Environmental work possible thanks to stability of basic payment
Mid and West Wales Senedd Member Cefin Campbell has heard how comprehensive environmental work undertaken on farms–including through cooperation between farmers–has only been possible because of the firm foundation and stability provided through the current basic payment scheme.
That was the clear message from a range of organisations during an FUW Meirionnydd farm visit to Cae Coch, Rhydymain, which is farmed by Alun Edwards.
During the visit, Mr Campbell saw at first hand how a broad range of actions had been undertaken at Cae Coch both by Mr Edwards individually and as part of a group of farmers supported by Parc Eryri National Park and Gwynedd County Council, to improve habitat and carbon sequestration, control, flooding downstream and prevent pollution from the nearby A494 entering the river Wnion.
Speaking after the visit, Mr Edwards said:
“There is no part of the farm where some form of action is not being taken to address environmental issues and deliver public goods, but we do not get paid for this work.
“Where payments are available from the Welsh Government or the National Park, these only pay for materials or costs incurred, so we rely on the Basic Payment to effectively pay us to undertake that work and without it it would not be possible.
“The most important public good we provide is food, and failure to recognise this would be a massive mistake–especially given escalating production costs and the impacts on essential supplies already being felt as a result of the war in Ukraine.”
Mr Edwards said that while Wales’ system of rural payments was going to change–and should change to better meet Welsh goals–it was essential that the current system is evolved into something that retains a ‘stability payment’ that provides genuine income to allow food production and the type of environmental work undertaken at Cae Coch and in the Wnion valley to continue.
“While there is always room for improvement, Wales has an excellent track record of administering schemes and getting payments out on time compared with other countries–especially England–and we also have a state of the art online mapping system that has been working well for almost a decade.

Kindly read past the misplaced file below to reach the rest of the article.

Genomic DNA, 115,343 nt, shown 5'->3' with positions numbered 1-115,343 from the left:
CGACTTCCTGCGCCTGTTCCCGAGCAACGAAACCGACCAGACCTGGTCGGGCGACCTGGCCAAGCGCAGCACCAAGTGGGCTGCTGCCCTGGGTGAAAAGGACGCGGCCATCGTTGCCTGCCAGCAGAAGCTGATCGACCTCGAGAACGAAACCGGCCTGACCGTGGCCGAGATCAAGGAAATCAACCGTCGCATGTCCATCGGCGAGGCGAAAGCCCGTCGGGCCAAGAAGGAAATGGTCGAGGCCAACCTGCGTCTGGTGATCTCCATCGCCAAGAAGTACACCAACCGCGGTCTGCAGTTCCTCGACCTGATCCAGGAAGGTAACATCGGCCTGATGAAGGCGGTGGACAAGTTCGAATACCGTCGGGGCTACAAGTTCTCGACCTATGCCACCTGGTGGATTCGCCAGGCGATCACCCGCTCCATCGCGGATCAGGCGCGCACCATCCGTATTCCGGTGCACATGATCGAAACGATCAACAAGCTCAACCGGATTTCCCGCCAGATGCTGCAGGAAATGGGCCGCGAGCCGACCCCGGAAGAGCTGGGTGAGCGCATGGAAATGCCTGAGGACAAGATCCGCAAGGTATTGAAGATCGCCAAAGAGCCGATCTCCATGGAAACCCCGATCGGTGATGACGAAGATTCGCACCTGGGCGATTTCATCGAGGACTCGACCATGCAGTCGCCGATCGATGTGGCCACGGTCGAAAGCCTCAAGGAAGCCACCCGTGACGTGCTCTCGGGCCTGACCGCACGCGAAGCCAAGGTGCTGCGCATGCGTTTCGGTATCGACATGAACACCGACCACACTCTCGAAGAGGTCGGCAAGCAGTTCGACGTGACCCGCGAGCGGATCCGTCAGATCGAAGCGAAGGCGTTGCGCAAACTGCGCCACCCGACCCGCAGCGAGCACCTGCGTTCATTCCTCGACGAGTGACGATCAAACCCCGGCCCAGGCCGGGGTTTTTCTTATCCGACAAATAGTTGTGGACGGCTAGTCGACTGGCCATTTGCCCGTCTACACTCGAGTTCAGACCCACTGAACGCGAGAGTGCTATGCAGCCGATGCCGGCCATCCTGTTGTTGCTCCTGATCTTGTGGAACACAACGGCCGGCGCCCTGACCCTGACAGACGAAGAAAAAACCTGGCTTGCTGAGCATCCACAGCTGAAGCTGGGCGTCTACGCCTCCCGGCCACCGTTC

“We do not want to see that good track record jeopardised through reckless optimism about the practicality of running a highly complex and costly to run scheme,” said Mr Edwards.
Cae Coch extends to approximately 735 acres, the vast majority of which is mountain land, with only around 36 acres of fields available to gather silage for winter fodder. The farming enterprise comprises a flock of 500 Welsh mountain ewes with 130 ewe lamb replacements in a closed flock, and 18 Welsh Black suckler cows. All the young stock are sold as stores through Farmers Marts at Dolgellau.
The farm has been in successive environmental schemes and joined Tir Gofal in 2004.
“Most farms in the area continue to participate in these local and national schemes, and there is a great deal more we can do–but we need a solid financial foundation upon which to continue that work,” he said.
Mr Edwards also highlighted the serious implications for farms in the area if the Water Resources ‘NVZ’ Regulations were not reviewed.
“We live in a county where more than 90% of the water pollution is non-agricultural. We have never had a pollution incident here but the tens of thousands that complying with the new rules will entail mean I have to question whether to continue to keep cattle.
“The National Park is extremely concerned that the rules will lead to a further loss of the cattle which are essential for maintaining our upland habitats, leading to species loss, and while I would like to implement a range of ideas to make the farm more environmentally sustainable, these new rules make these impossible,” he said.
Mr Edwards said it was therefore essential that the Senedd acted to review the current regulations in order to make them more targeted to address problems in areas where there is evidence of genuine concern, and that they needed to be more flexible.
Speaking after the visit, FUW Meirionnydd County Chair Edwin Jones said:
“We are facing so much uncertainty due to matters that are beyond our, the Senedd or the Welsh Government’s control: The UK Government is undermining our food and farming industry by striking trade deals with foreign countries, and feed and fertiliser prices have gone through the roof and are now rising further as a result of the war in Ukraine.
“But the Welsh Government and the Senedd do have control over future payment systems and the regulations we face on a day to day basis, whether in terms of what the future Welsh Agriculture Bill looks like, or overhauling the NVZ and bovine TB rules,” he added.
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